Most serious international investors, including those behind Scottish International Film Studios Edinburgh, will be reluctant to devote serious cash to establishing a film production industry of international standing in a separated, untried, indebted and fiscally bankrupt Scotland that would stand alone furth of the United Kingdom and – at least until Scotland’s massive annual fiscal deficit was brought down to the European threshold – furth of the EU as well.

The authors

Christopher Monckton of Brenchley

has a lifetime of experience in the analysis of policy, having served as leader-writer of the Yorkshire Post, editor of The Universe, managing editor of the Telegraph Sunday Magazine, adviser to Margaret Thatcher as Prime Minister, chief leader- writer of the Evening Standard, head of a leading consultancy firm, deputy leader of UKIP, leader of UKIP Scotland, head of policy for the Science and Public Policy Institute of Washington DC, and secretary of the Scottish Research Society.

William Stirling

He was a candidate in the Scottish parliamentary elections in 2007 and assisted in Murdo Fraser’s campaign to become leader of the Scottish Conservative Party in 2011. In 2013 he co- founded a humanitarian organization devoted to helping Syrian refugees through drama therapy and acting in plays; he adapted Euripides’ Greek tragedy The Trojan Women to the Syrian conflict and went on to produce it; he wrote the screenplays for the award-winning film Scooterman and for a soap series. He has also worked in gold mining in Western Australia and in Hambros Bank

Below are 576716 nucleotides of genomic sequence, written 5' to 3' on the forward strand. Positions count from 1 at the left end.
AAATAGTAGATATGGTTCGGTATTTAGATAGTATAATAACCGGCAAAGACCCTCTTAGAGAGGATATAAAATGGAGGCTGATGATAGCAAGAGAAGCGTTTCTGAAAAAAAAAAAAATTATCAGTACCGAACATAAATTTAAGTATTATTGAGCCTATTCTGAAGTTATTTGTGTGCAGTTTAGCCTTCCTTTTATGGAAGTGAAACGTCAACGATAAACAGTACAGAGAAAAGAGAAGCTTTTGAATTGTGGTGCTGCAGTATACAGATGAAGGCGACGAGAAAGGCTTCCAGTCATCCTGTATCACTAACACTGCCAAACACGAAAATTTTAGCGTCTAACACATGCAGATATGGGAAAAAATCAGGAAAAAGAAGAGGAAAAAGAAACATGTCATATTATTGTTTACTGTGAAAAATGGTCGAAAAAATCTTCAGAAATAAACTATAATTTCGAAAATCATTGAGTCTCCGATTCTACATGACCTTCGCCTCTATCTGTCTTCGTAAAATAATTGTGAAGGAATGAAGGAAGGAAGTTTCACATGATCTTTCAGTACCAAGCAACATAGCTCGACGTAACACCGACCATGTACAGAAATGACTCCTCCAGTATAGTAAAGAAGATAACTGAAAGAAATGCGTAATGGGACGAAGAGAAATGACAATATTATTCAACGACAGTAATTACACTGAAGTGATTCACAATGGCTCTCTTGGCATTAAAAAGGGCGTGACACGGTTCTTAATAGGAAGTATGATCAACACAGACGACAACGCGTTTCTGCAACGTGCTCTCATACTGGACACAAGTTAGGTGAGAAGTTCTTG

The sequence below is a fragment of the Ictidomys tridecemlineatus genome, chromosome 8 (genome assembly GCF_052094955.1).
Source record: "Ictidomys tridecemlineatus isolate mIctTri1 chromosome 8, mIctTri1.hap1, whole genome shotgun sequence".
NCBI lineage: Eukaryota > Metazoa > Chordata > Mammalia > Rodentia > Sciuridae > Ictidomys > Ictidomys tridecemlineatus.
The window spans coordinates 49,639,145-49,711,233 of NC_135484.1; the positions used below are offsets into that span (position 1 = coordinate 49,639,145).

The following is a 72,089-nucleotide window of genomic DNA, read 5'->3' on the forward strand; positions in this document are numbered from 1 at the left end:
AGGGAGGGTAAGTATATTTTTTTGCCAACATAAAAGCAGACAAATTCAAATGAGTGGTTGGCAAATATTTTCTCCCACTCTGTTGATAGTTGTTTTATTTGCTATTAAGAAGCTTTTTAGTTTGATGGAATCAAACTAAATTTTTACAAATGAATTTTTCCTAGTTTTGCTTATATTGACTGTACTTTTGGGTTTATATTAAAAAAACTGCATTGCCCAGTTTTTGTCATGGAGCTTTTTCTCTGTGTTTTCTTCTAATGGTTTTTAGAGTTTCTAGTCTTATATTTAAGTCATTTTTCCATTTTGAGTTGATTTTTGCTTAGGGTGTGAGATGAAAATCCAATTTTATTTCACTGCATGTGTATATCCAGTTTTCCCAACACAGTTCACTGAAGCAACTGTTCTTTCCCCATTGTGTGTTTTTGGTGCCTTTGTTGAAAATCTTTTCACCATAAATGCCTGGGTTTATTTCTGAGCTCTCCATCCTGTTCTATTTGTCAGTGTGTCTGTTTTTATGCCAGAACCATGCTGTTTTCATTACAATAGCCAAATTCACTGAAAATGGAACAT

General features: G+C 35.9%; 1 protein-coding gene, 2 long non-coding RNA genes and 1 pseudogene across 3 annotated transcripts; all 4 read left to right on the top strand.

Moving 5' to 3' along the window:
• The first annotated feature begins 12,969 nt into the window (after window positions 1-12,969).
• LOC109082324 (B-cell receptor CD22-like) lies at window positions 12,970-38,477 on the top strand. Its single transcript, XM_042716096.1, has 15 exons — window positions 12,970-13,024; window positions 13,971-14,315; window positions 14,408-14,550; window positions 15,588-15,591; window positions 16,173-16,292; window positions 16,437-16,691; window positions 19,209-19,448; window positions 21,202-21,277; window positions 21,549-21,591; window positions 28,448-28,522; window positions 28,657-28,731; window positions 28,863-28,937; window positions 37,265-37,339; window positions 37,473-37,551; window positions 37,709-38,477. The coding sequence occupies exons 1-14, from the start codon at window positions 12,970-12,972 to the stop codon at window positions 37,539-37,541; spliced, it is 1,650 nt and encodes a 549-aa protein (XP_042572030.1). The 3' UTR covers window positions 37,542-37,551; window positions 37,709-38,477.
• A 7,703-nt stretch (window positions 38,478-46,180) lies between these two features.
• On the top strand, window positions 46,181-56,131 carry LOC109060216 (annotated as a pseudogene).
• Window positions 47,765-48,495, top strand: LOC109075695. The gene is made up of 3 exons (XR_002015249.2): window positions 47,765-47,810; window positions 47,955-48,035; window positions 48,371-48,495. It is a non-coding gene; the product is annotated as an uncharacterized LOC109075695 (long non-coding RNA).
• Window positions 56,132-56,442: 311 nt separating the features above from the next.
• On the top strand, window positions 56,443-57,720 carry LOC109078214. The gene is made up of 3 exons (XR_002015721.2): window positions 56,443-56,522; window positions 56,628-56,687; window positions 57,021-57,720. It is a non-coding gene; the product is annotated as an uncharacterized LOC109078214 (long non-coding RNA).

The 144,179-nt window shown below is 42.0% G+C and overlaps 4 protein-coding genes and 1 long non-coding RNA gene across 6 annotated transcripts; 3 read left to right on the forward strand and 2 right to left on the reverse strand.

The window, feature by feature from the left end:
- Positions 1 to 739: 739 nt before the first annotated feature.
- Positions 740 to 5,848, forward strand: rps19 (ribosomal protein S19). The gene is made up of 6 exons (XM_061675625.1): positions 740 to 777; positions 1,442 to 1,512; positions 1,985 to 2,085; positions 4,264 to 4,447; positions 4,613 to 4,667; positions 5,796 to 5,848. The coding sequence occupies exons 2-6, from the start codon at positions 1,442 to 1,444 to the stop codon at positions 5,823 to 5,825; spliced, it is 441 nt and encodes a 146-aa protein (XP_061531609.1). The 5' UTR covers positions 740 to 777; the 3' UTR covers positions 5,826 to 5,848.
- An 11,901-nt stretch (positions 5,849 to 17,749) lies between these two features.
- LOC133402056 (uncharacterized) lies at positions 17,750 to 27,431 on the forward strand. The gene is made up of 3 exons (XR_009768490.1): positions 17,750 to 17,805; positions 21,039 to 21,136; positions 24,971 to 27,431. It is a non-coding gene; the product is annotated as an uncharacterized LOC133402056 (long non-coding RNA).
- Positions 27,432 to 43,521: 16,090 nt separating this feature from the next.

The Scottish Research Society

The Scottish Research Society exists to conduct, commission, publish and disseminate authoritative research and useful knowledge on economic, scientific, literary and other matters of interest to the people of Scotland. The Society also promotes and hosts lectures and presentations on Scottish affairs from its HQ in the heart of Edinburgh. The Society is a registered “No” campaigner for the 2014 referendum on whether Scotland should separate from the United Kingdom.

on September 16 | by